Tips for New Moms in Healthcare

moms in medicine

Almost a year ago now, I became a new mom. Becoming a mom has been transformative, eye opening, beautiful, and of course, a major shock to the system. I did not come from a family with many children or emphasis on children. So, when I brought my son home from the hospital, I barely knew how to change his diaper and my anxiety skyrocketed. Next to learning how to breastfeed, counting down the short time until I went back to work was my greatest stressor. Healthcare is not set up to support mothers (something I wish would change), so I had to be resourceful to help myself with the transition back. While I come from a nursing background and currently work as a nurse practitioner in intensive care, the following tips will benefit moms in medicine in any position in healthcare. 

Give Yourself Grace

I felt physically and mentally disrupted when I became a mom. Before having my son, I expected to operate on the same level I was prior to his arrival. I expected to be able to have a clean house, care for myself in the same way, complete all of my hospital work and blog work as efficiently as before. As much as I hate to admit it, I even gave myself grace in the first few months and expected my mind and body to return with each passing month. Well, it didn’t and it hasn’t and now I know, I will never return to the same person I was before. It is impossible to be who you were before – and that is okay, in fact, that is miraculous. 

For right now, I am trying to be present and embrace all of the moments, because it is going by so fast already. This means, I do not complete as much work as I used to, my house is messy, I order food out more than I ever have, and my self-care has gone to the wayside somewhat. But being the mother I want to be to my son has become my priority. You can do it all, you just can’t do it all right now.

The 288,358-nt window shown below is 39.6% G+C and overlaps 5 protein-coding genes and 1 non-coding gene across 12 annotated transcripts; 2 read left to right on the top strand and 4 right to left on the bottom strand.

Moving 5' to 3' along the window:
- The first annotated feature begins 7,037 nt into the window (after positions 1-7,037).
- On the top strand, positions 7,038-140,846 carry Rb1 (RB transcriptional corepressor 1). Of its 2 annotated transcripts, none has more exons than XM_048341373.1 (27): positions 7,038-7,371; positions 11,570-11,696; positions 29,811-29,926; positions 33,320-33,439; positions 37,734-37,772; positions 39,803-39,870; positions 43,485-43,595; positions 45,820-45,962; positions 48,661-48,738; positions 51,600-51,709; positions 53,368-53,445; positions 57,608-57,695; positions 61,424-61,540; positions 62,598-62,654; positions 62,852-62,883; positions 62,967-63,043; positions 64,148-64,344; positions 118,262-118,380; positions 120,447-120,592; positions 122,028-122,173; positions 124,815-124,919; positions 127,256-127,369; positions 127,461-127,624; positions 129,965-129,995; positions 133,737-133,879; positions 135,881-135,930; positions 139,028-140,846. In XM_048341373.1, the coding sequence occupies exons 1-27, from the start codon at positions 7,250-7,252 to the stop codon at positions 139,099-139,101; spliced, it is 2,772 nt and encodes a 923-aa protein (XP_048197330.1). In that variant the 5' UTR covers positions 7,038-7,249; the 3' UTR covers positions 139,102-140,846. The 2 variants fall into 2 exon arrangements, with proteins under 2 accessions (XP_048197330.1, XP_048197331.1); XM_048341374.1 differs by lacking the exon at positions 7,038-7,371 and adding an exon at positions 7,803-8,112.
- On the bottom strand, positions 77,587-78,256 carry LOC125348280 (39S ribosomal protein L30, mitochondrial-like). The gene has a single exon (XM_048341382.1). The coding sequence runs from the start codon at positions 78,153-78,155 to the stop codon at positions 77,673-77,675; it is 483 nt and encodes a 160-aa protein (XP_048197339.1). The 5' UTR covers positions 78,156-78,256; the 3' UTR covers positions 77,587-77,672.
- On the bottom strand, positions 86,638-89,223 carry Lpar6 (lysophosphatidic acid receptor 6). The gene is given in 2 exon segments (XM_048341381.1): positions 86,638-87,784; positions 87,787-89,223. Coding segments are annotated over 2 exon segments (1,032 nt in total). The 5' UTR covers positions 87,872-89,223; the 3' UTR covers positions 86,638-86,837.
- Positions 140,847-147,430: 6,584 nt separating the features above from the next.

Lean in to Your Coworkers

I have some coworkers who are mothers and many who are not. However, I was honest with all of them about how I was feeling and asked for support. Oftentimes in healthcare, we feel ashamed to ask for help, as if it is a direct reflection on our intelligence or work ethic, but it just simply is not. 

Unfortunately in the U.S., companies are not required to provide maternity or paternity leave for parents, so like most other moms in medicine, I went back to work when my son was not yet sleeping through the night. I had no paid time off (PTO) remaining because I had to use that for my maternity leave, so calling into work was a final option. It also felt horribly unnatural for me to leave my baby with a caretaker who was a stranger when he was so little and emotionally, it took a toll on me. 

Like many, I felt like a zombie after getting up two to three times per night with my son. Our shifts are thirteen hours so I had to confide in my coworkers that I was struggling. And overall, I received nothing but support. They helped emotionally support me, they brought me coffee and some nights if our work was done, they would cover for me so I could go home fifteen minutes early. Being honest about your feelings and struggles to your work friends is essential to buffering a tough transition. 

Regarding Scheduling and Daycare

My schedule prior to having my baby was six days on and seven days off. After having him, I found that six days away was too much and I was too tired from the stress of becoming a new parent to do six days. Now, I mostly do no more than three days in a row so I can see him before he goes to bed. Additionally, I worked with my babysitter to send pictures frequently in the beginning to help me through the days and integrate the occasional FaceTime. 

If your schedule truly becomes too much during the process of motherhood, try not to overwhelm yourself – there is always an option. There are so many jobs for people who work in healthcare that do not necessarily mean you have to work twelve hour shifts or in the hospital. If your previous schedule is not working for you and you’ve tried everything to make it work, consider cutting back or moving to a more convenient position even if just for a short period of time. 

Words of Wisdom

In the midst of all of the advice I received, my favorite of which I have not forgotten was to get through the short term to achieve your long term plan. Meaning, the short term is just that – short. You will be tired and adjusting will be hard, but someday down the road, you will likely forget this transition. So, I’ve tried to embrace the last year as much as possible, while being graceful with myself and accepting my labile emotions through the process.

Ms. LeVeck is a cardiovascular surgical intensive care unit Nurse Practitioner in the Midwest and is the writer and creator behind Nurse Abnormalities blog and brand. She can be found at @nurseabnormalities on Instagram.

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